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Baltimore Looks for Hope a Year After Freddie Gray’s Death

4 minute read

As the pews filled at New Shiloh Baptist Church on Easter Sunday, the theme of the Rev. Harold Carter Jr.’s sermon–Is Jesus Here Now?–seemed fitting. Here in West Baltimore, where abandoned homes outnumber businesses and murders are often the only thing that makes news, the past 12 months have felt more like the devil’s work than that of a higher power. “If He is not here,” said Carter from the pulpit, “it certainly would explain a lot of things.”

New Shiloh sits at the spiritual nexus of a city awaiting resurrection. It was less than a mile away, on April 12, 2015, that Freddie Gray was thrown into a police van before dying of a spinal injury under still-murky circumstances. It was here, in the sanctuary, that Gray’s death was mourned as the latest evidence that black lives don’t matter. And it was four blocks away, at the Mondawmin Mall, that a confrontation between teenagers and police sparked more than a week of peaceful protests and sometimes violent riots.

The year since has been especially trying. Baltimore had 344 murders in 2015, the most per capita in its history, and is on pace for more than 200 this year. The criminal trials of the six police officers charged in Gray’s death have stalled. The police commissioner was fired and the once popular mayor chose not to run for re-election after the unrest, setting off a crowded succession derby that will come to a head in the Democratic primary on April 26–which, in this overwhelmingly Democratic city, might as well be the general election.

Thirteen Democrats are running to replace Mayor Stephanie Rawlings-Blake, all selling their own form of deliverance for this city. Polls show state senator Catherine Pugh, who is campaigning on improving schools and creating jobs, at the front of the pack with Sheila Dixon, a popular former mayor who resigned in 2010 as part of a plea deal on embezzlement charges. To Dixon’s supporters, however, that taint counts for less than the relatively low crime rate during her tenure.

Nationally, the most prominent name in the race is Black Lives Matter activist and social-media star DeRay Mckesson, 30. In the city, however, he’s polling under 1%. “Baltimore is extremely parochial,” says Matthew Crenson, a Johns Hopkins University political science professor.

Which means the election will turn on local concerns, not national debates. And few things here matter more than jobs and crime. Responsibility for the latter falls to Kevin Davis, who was named police commissioner in July. He took over at a time when violent crime was soaring and arrests had plummeted–a combination that Johns Hopkins researchers who studied the relationship dubbed the “Gray effect.”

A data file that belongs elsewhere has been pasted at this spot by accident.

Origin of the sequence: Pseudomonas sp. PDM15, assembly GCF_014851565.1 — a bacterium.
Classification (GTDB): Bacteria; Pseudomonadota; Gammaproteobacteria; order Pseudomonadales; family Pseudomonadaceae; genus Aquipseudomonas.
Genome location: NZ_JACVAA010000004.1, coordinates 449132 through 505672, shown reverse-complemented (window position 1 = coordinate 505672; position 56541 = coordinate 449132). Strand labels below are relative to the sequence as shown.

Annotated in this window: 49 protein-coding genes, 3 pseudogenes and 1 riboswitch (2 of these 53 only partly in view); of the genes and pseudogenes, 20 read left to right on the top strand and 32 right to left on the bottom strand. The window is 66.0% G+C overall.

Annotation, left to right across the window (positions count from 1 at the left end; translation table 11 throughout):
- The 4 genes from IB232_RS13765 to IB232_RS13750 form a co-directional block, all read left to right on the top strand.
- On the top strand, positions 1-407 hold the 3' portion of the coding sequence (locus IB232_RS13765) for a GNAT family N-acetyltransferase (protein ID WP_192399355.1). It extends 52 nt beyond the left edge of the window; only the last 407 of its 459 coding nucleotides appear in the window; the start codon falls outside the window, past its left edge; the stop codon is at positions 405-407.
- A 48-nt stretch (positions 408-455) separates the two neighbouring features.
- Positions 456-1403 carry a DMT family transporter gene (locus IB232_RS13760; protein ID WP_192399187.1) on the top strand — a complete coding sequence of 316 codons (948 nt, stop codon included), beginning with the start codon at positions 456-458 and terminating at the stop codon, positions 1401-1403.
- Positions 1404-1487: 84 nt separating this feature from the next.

In his office with views of the east and west sides, Davis says the department has PTSD from the unrest and subsequent indictments of cops, something he believes led to the arrest slowdown. “The city was traumatized by what happened,” he says.

After Davis took command, arrests increased by 20%. He’s emphasized a targeted approach to crime, including an effort with five federal agencies to focus on 600 of the city’s most dangerous criminals. And Davis says he’s tried to improve the department’s ties with the communities it serves. “I think that our relationships, particularly in West Baltimore, are stronger than they were last year,” he says. “But it’s not what it needs to be.” A change, however, isn’t apparent to everyone. “The people who didn’t trust the police before feel the same way now,” says Bamba Kane, 43, a West Baltimore resident.

Before the city erupted, Baltimore seemed poised for a comeback. The city had halted a decades-long population decline. Murders were creeping downward. And downtown’s Inner Harbor was starting to evolve from a tourist showpiece into a real neighborhood. New projects like Port Covington, a multibillion dollar effort led by Under Armour CEO Kevin Plank that would serve as the company’s headquarters while housing a distillery, manufacturing space and a publicly accessible waterfront area, aim to revive that faded momentum.

The question is whether any of the benefits will reach neighborhoods like those near New Shiloh, which few paid any attention to until the city started burning. Toward the end of the Easter service, Carter offered an answer to his opening remark: “You don’t always have to see Jesus to know He’s here.” The same could be said of any of the tensions hanging over Baltimore these days, from the pending trials in Gray’s death to the fragile peace. They’re all here, even if you don’t always see them.

For photos of West Baltimore, visit time.com/sandtown

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